Buddhist Fables

Buddhist Classics

Life and Legends of Buddha

The Illustrated Jataka & Other Stories of the Buddha by C. B. Varma Introduction | Glossary | Bibliography

063 – The Story of Sutasoma

Kalmasapasada’s mother

O nce, the Bodhisatta was born as a prince in the royal house of the Kurus in Indraprastha. His comely face was like moon (Soma). He was, therefore, called Sutasoma. Good conduct, learning, charity, mercy, modesty and wisdom and so on were his virtues for which he was declared as the heir-apparent.

Once in a gorgeous spring day he visited the royal garden with his wives and maids. There the women charmed him with their delightful songs, music, dances and amorous and playful gesticulations. In the meanwhile a hermit named Nanda came to the spot. The prince received him with the due reverence and offered him a place to sit and deliver some religious discourse. However, in the middle of the discourse a ferocious cannibal (born of king Sudasa and a lioness) known as Kalmasapasada attacked the garden and abducted the prince. The cannibal was under a vow to sacrifice one hundred princes to please a goblin, who was his benefactor. Further, before attacking Sutasoma he had already held one hundred princes as captives for the sacrifice.

Though captured, Sutasoma was not terrified. He was rather remorseful for not having presented any gift to the hermit whose discourses he had enjoyed so much. Afflicted with those thoughts: his eyes filled with tears. When the beastly being saw tears in his eyes, he thought that the prince was scared. So, he laughed aloud and remarked, “Why do you bewail, O Prince! Is it not that you are frightened of the death ?” The prince said, “No, I am not scared of the death. I am sad because I just lost an opportunity to hear the complete sermon of the revered ascetic and to offer him some gifts. Will you, therefore, allow me to visit the palace for a short-while?” Kalmasapasada did not trust the prince’s statement, yet he allowed him to fulfil his last wish.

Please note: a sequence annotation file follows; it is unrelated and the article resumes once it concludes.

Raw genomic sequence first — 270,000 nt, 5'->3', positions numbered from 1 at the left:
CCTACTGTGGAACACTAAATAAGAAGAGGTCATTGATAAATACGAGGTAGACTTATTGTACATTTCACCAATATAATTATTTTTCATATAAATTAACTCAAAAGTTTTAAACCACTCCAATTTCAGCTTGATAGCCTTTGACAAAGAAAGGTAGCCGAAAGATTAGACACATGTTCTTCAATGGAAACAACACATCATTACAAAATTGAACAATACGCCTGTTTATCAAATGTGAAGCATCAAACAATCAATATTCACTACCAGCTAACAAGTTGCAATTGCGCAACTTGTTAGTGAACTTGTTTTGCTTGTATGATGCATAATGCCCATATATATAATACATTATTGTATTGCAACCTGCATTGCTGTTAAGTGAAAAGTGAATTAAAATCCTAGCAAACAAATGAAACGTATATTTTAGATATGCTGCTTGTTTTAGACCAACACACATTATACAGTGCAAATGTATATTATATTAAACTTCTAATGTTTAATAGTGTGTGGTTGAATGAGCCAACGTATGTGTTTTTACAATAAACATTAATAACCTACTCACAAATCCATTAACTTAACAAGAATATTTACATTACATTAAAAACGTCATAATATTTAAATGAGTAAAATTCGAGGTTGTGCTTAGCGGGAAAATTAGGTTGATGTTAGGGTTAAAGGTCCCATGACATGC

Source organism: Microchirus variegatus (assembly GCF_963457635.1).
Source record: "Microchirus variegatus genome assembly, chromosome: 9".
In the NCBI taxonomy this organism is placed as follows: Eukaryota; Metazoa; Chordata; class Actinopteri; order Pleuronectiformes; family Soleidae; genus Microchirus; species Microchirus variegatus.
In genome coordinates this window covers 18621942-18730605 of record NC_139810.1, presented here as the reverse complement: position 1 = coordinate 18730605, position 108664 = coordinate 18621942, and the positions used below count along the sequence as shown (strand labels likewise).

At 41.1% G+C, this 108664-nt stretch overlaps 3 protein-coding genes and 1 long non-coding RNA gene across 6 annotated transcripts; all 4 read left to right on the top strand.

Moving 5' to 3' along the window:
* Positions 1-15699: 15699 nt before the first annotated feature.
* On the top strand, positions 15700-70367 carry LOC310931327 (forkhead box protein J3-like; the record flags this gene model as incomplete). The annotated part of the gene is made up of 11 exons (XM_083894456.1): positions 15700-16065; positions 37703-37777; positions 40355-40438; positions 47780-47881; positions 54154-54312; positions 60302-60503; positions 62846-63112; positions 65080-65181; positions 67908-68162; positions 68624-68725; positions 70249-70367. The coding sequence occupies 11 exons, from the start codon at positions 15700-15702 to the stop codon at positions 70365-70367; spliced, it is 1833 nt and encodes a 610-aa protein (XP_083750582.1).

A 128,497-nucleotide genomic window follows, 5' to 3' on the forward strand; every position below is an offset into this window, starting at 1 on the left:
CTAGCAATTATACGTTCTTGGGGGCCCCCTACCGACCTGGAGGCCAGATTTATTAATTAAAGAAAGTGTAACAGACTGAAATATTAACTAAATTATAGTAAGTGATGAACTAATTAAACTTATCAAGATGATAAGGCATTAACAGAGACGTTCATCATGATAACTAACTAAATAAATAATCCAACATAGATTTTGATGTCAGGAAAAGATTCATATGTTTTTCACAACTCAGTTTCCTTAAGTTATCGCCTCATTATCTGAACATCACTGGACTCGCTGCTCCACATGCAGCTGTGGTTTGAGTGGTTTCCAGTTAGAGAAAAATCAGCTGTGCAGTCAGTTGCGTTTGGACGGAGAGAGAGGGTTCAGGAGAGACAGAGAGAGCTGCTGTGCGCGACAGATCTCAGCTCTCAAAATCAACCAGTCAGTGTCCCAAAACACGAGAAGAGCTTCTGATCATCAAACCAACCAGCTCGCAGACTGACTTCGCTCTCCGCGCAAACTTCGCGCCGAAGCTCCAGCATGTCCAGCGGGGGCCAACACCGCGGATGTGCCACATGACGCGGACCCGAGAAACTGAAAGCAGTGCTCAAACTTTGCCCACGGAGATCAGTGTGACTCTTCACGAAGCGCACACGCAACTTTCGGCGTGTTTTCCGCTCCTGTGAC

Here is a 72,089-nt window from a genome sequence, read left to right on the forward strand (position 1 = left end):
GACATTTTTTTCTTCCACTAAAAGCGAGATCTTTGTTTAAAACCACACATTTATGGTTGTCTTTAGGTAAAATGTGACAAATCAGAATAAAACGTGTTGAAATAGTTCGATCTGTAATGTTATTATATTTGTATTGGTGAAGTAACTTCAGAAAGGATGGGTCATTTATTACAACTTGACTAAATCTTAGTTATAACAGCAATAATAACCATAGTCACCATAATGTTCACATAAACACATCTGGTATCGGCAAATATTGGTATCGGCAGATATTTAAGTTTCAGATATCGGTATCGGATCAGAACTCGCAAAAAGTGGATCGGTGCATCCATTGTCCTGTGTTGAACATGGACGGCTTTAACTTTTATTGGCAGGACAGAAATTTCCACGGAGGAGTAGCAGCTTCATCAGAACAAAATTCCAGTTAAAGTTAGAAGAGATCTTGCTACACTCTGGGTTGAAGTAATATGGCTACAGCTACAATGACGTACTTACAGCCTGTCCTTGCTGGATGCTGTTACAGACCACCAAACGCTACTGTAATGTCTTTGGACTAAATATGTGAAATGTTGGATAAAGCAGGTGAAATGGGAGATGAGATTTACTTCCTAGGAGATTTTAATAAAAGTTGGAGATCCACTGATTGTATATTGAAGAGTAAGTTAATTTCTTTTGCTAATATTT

The prince was true to his word. He gave handsome gifts to the ascetic and took his wise lessons and returned to the cannibal.

Upon his return the man-eater was surprised and said, “You are true to your words but you lack political wisdom”.

“No, you are wrong. On contrary, I am better skilled in political wisdom because I know that resorting to such artfulness eventually leads to the fall of a man from the righteousness and perennial bliss; and leads to all sorts of suffering. I am now ready for death”, said the king in his composure.

Deeply Impressed by the prince’s sense of the righteousness the cannibal said, “I am pleased with you. You can ask for some boon from me.”

The prince laughed in reply and said, “what boon you can bestow on others? You are yourself a slave of Passion and chained by animal-like evil karmas. Your righteousness is destroyed every moment. So, how can you show any favour to any one ? It is now time for you to satisfy your cannibalistic passion by killing me.”

Though born of a lioness, Kalmasapasada was a son of a man, who was rather a reputed virtuous king known as Sudasa. So, these words of the prince made him feel ashamed; and opened his eyes. The man in him was, thus, aroused. And he finally pledged to lead a virtuous life. So, he freed all the captive princes and became a disciple of Sutasoma.

Later, Sutasoma helped Kalmasapasada regain his kingdom, which he ruled lawfully.

[Angulimala was Kalmasapasada in his previous existence; the ascetic Nanda was Kassapa Buddha].

See Mahasutasoma Jataka No..537; Chariya Pitaka iii.12; JM 31.